Sport is a powerful tool for social cohesion, but in the hands of the wrong people it can be extremely divisive. South Africa knows this better than any country. Sport has brought South Africans together and it has also divided them.
The apartheid government used sport to divide the nation, whether through investing in world-class infrastructure in white neighbourhoods while spending peanuts on black people or the make-up of the teams that represented South Africa during those days, when an athlete’s skin colour rather than their talent earned them a place.
Rugby was at the heart of this division and apartheid itself. Both the ruling party at the time and those fighting to end the oppresive regime called the team the “ambassadors of apartheid”. The Springboks were a symbol of oppression and a bastion of Afrikanerdom. When all other sporting codes were kicked out of the international arena because of South Africa’s racist laws, rugby remained unaffected until the national team’s tours to England (1969), Australia (1971) and New Zealand (1981) were met by protests.
It wasn’t surprising to see calls for the springbok to be dropped as the symbol of the national rugby team after the country’s first democratic election in 1994. Those calls were met with strong opposition from white quarters, especially those who weren’t too pleased with this democracy business. Former president Nelson Mandela called for a compromise; the springbok would stay, but as a symbol of all South Africans.
The Rugby World Cup victory on home soil in 1995 went a long way in making the team and the springbok a symbol for all. But Mandela’s reconciliatory tone – his charming nature and the high of winning the World Cup – papered over the cracks, it didn’t fix the underlying problems. Once Mandela’s hypnotism and the World Cup high wore off, reality sank in.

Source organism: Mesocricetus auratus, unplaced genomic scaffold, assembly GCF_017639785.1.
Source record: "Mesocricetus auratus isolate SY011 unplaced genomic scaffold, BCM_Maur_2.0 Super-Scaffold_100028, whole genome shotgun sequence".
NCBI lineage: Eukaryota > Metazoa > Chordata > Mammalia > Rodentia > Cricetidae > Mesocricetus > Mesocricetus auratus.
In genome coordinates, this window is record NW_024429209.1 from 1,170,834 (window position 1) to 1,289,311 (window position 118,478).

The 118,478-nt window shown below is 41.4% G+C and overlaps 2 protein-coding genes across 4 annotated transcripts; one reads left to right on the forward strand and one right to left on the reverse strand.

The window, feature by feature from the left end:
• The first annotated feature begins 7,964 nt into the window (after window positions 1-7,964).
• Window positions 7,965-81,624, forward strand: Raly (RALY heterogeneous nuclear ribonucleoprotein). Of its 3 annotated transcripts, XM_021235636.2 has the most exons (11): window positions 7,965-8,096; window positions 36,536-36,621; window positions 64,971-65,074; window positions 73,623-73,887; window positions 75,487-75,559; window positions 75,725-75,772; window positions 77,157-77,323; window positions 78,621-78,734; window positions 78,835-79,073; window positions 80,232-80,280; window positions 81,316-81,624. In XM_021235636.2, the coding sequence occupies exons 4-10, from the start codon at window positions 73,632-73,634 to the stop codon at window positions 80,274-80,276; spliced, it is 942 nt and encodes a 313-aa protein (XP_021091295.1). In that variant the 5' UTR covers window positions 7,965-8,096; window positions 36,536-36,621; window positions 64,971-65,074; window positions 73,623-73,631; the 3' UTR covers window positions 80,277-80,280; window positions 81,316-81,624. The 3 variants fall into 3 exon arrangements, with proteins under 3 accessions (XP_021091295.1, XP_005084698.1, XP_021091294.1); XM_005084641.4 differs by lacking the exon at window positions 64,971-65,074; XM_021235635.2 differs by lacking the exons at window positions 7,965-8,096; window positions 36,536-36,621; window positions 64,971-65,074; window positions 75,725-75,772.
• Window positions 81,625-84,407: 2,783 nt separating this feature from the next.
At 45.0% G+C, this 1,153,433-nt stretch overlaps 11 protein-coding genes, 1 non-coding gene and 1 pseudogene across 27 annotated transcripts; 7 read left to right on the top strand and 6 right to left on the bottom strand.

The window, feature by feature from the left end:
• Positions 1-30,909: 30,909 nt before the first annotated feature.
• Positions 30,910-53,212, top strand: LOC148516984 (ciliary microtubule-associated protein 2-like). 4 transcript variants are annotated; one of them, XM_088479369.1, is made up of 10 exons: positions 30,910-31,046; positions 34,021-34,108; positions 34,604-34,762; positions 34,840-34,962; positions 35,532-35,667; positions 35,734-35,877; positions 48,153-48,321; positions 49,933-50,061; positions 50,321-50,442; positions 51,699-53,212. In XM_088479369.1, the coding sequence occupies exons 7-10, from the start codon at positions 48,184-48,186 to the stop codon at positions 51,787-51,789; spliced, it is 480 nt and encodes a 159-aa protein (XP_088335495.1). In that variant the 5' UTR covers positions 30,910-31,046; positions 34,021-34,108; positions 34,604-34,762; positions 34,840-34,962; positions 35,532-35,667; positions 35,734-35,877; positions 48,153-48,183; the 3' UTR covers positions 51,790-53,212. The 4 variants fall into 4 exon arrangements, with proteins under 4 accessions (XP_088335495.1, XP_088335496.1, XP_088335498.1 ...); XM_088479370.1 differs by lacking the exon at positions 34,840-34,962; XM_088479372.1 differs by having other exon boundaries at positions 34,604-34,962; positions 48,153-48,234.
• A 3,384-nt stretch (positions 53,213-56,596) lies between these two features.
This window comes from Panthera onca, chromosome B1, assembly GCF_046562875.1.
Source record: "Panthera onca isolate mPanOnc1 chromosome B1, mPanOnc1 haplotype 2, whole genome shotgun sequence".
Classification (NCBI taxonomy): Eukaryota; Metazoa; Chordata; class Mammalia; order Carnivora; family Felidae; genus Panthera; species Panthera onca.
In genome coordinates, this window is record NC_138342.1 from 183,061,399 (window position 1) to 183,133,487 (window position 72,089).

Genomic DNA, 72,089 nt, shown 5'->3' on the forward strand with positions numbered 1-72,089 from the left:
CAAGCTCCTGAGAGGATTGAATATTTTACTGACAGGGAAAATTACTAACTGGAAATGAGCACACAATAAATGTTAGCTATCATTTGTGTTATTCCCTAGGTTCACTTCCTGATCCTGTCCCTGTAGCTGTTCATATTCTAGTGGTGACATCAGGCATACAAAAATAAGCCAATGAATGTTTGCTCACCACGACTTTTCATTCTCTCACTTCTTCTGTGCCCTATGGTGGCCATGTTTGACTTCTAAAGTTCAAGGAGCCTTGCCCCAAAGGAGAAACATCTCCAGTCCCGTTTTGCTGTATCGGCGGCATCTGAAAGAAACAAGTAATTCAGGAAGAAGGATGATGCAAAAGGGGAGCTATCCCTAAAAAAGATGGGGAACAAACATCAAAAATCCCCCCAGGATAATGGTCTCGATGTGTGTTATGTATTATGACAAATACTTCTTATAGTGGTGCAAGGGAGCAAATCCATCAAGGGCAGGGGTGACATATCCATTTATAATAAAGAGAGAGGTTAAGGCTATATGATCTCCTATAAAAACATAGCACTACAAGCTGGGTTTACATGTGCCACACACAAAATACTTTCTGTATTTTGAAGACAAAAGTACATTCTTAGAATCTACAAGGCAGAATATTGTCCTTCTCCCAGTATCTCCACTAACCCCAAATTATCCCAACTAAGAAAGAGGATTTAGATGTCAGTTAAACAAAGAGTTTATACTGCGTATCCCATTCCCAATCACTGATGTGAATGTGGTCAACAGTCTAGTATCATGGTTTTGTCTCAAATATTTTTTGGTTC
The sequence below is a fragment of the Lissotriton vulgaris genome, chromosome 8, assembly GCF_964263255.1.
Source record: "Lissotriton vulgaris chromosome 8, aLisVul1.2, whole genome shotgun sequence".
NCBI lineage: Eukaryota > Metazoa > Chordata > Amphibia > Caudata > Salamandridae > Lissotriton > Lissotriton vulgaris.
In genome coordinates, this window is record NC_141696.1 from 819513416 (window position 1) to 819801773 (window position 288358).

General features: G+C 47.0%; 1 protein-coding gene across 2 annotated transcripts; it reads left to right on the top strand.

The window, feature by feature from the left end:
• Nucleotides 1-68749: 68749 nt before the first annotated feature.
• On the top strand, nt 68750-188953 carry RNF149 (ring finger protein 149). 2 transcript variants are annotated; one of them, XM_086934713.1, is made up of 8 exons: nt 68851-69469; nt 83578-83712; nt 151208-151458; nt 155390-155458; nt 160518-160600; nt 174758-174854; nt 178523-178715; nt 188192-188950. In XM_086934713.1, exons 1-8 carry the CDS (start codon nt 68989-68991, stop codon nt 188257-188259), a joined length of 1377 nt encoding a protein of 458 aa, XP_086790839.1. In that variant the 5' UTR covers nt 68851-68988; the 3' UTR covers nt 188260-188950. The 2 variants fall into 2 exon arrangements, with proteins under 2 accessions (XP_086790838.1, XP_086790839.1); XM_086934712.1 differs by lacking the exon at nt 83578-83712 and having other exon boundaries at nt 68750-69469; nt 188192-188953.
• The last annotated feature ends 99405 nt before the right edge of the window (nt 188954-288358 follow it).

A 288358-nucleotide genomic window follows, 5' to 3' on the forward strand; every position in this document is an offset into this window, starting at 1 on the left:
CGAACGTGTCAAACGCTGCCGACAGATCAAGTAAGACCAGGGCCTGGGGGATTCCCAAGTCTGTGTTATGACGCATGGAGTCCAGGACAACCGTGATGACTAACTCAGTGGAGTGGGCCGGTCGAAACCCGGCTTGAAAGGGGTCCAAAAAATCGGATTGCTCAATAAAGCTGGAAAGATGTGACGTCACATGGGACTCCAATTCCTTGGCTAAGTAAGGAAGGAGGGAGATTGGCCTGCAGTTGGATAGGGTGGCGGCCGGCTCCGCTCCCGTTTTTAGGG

The underlying problems were still there. The government still did not do enough to improve infrastructure in township schools so as to debunk the notion that the Springboks belonged only to players from posh schools, who continue to make up the bulk of those who have worn the green and gold.
That’s why a player like Makazole Mapimpi is so important for the transformation of rugby in the country. The Jim Vabaza Senior Secondary School product became a Springbok, going on to represent his country at the World Cup. And he did this against all odds, because he didn’t go to the elite schools with their well-paved paths to the national team.
The Eben Etzebeth conundrum
His story and that of Siya Kolisi, the first black captain of the side, is a cause for celebration and what we should be talking about in terms of the global showpiece being played in Japan. But the story that has dominated Bok talk is that of lock Eben Etzebeth, who is alleged to have physically and racially abused a homeless man in Langebaan in the Western Cape.
The South African Human Rights Commission has taken the matter to the equality court on behalf of the four men categorised as coloured during apartheid who were allegedly involved in the altercation. They have accused Etzebeth of assault, wielding a firearm and hate speech. The news of the alleged assault broke in August, just before Etzebeth and the Springboks flew to Japan for the World Cup.
But his place in the squad and involvement in the tournament were never in doubt. At first SA Rugby remained mum on the matter, naively hoping that a good run at the tournament would dampen the fires of anger these accusations caused. But the more they remained silent, the louder the matter became.
SA Rugby initially said it was allowing the law to take its course, and then later said it was undertaking an internal investigation when the issue began battering its image. When it comes to matters of principle, though, this is not a sport known for doing things of its own accord, having shown little regard for principles in the past. So it’s difficult not to view the “internal investigation” as merely a way for SA Rugby to look as though it is doing something.